Tobacco (Nicotiana tabacum)
Tobacco was administered by medical practitioners in the 18th century to treat everything from colds to cholera but surprisingly it was tobacco smoke which they liked to use, as well as more conventional forms of the medicine.
In 1774, two London doctors, William Hawes and Thomas Cogan, formed a society called ‘The Institution for affording immediate Relief to Persons apparently dead, from drowning’. This later became the Royal Humane Society which we know today. In the 18th century, the society promoted the rescue of drowning people, and paid 4 guineas to anyone who successfully brought a drowning victim back to life.
At this time, tobacco was being imported to Britain from Virginia for chewing and smoking but also for using medically, especially in the form of smoke ‘clysters’ or enemas, as we call them today. Volunteer medical assistants began to use this procedure to treat half-drowned London citizens who were pulled from the River Thames! Tobacco resuscitation kits consisting of a pair of bellows and a tube were provided by the Humane Society and placed at various points along the river bank. The smoke was thought to accomplish two things – warming the drowned person and stimulating respiration.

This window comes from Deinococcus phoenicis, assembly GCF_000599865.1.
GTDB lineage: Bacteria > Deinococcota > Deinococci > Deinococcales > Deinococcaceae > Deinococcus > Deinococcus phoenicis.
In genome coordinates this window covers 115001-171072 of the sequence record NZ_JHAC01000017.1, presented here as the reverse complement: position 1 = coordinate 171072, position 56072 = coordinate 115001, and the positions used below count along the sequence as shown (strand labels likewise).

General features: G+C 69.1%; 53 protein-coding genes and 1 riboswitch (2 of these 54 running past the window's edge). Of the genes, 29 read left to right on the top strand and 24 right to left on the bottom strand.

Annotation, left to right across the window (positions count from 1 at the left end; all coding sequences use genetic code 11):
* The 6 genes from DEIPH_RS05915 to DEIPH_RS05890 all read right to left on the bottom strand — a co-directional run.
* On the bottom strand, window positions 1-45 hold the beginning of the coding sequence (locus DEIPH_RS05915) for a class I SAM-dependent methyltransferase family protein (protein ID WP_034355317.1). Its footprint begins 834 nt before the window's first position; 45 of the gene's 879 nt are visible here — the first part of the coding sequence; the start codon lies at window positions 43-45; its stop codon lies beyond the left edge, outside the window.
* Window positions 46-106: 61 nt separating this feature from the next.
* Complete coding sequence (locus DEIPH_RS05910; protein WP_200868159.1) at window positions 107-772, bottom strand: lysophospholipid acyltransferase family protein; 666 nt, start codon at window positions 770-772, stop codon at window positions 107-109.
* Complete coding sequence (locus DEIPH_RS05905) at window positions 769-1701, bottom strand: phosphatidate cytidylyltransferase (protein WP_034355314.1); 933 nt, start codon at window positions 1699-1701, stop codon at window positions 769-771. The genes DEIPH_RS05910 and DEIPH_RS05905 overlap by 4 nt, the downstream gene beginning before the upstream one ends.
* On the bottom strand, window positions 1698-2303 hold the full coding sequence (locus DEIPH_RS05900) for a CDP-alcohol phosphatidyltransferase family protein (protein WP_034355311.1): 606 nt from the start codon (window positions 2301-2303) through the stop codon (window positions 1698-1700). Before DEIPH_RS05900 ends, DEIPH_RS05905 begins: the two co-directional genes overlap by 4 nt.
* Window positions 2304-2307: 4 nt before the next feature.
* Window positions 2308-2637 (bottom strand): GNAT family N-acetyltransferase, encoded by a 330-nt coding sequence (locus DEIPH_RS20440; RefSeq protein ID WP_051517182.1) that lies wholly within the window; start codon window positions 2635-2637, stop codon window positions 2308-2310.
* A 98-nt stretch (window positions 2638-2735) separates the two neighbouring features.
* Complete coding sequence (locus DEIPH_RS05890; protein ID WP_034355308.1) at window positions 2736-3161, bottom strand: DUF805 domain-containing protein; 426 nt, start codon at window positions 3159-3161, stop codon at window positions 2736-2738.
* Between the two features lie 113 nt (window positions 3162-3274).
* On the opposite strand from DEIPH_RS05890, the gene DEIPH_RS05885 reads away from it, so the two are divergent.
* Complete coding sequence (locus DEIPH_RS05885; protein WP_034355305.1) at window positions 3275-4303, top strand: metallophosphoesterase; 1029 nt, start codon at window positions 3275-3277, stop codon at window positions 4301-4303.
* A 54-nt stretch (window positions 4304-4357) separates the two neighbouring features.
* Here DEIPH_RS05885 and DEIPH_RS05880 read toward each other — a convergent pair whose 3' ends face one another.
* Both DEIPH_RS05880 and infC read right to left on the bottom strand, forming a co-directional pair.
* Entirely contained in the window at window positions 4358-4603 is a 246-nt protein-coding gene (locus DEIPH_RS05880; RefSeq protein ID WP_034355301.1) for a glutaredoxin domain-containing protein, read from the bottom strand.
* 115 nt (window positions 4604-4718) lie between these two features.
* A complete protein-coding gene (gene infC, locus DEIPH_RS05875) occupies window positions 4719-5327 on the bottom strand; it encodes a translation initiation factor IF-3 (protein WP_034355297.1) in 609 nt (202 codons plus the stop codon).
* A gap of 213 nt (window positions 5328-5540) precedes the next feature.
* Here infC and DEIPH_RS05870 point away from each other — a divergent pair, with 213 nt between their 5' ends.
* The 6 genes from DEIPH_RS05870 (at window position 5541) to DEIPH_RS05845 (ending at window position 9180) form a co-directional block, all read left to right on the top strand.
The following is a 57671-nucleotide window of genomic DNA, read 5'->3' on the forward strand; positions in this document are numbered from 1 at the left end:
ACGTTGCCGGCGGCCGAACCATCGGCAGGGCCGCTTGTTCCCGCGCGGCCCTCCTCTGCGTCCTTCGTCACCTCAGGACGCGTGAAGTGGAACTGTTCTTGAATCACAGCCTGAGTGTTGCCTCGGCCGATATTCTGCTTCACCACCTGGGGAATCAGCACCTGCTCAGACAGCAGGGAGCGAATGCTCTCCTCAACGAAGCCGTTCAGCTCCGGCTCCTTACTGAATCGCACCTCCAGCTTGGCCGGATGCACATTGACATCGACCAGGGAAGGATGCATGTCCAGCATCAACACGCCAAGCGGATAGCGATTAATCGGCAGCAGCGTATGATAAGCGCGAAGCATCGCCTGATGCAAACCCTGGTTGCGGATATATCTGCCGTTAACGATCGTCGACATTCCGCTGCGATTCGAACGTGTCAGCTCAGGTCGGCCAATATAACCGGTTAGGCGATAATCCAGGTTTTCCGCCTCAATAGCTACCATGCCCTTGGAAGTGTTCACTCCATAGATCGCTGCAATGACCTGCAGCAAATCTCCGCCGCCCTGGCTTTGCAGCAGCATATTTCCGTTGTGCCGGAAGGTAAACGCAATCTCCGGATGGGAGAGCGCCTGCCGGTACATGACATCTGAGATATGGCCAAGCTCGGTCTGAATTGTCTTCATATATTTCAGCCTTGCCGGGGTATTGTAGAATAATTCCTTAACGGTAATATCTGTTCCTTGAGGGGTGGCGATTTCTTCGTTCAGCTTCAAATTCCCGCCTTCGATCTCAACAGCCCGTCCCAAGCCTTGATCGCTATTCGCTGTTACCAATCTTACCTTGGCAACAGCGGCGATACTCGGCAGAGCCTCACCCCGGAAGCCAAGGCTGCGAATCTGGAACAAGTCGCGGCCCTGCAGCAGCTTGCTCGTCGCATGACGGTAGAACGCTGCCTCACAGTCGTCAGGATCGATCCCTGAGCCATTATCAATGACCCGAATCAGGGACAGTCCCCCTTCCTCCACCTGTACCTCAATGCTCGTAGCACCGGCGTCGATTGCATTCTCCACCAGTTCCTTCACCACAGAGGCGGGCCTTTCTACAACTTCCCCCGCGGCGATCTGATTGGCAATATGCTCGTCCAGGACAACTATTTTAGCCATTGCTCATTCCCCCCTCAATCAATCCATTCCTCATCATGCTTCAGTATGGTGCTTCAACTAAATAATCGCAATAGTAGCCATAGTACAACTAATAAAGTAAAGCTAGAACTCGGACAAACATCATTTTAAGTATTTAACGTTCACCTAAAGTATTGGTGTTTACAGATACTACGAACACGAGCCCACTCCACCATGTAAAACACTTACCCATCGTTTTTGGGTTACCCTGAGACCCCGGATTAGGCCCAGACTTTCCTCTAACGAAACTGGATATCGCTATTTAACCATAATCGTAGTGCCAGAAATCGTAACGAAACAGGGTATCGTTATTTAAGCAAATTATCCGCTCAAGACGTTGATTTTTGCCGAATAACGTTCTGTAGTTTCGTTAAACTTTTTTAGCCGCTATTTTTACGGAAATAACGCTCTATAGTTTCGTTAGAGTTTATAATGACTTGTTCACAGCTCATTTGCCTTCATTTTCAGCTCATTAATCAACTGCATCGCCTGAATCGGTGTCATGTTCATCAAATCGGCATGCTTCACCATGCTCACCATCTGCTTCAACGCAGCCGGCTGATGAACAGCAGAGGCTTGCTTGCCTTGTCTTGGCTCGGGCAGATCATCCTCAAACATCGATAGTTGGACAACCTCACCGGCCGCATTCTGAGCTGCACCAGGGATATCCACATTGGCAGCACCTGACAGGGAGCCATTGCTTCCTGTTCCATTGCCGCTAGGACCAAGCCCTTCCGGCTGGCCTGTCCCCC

This treatment soon became a fashion among doctors generally and they used it widely for headaches, respiratory failure, colds, hernias and colic as well as typhoid fever and cholera. However, in 1811, the English scientist Benjamin Brodie discovered that nicotine was toxic to the heart and it became unfashionable to prescribe tobacco smoke once more.
Dr Darwin was an enthusiast for the medicinal use of tobacco and gave a detailed account of how smoke should be administered in volume 2 of his book, Zoonomia. But he also advocated tobacco in other forms such as an essential oil, a decoction of the leaf and an infusion or tincture and applied them to a wide range of ailments. He had no time for those who chewed or smoked tobacco to excess, however, and referred to it in these cases as a ‘noxious drug’.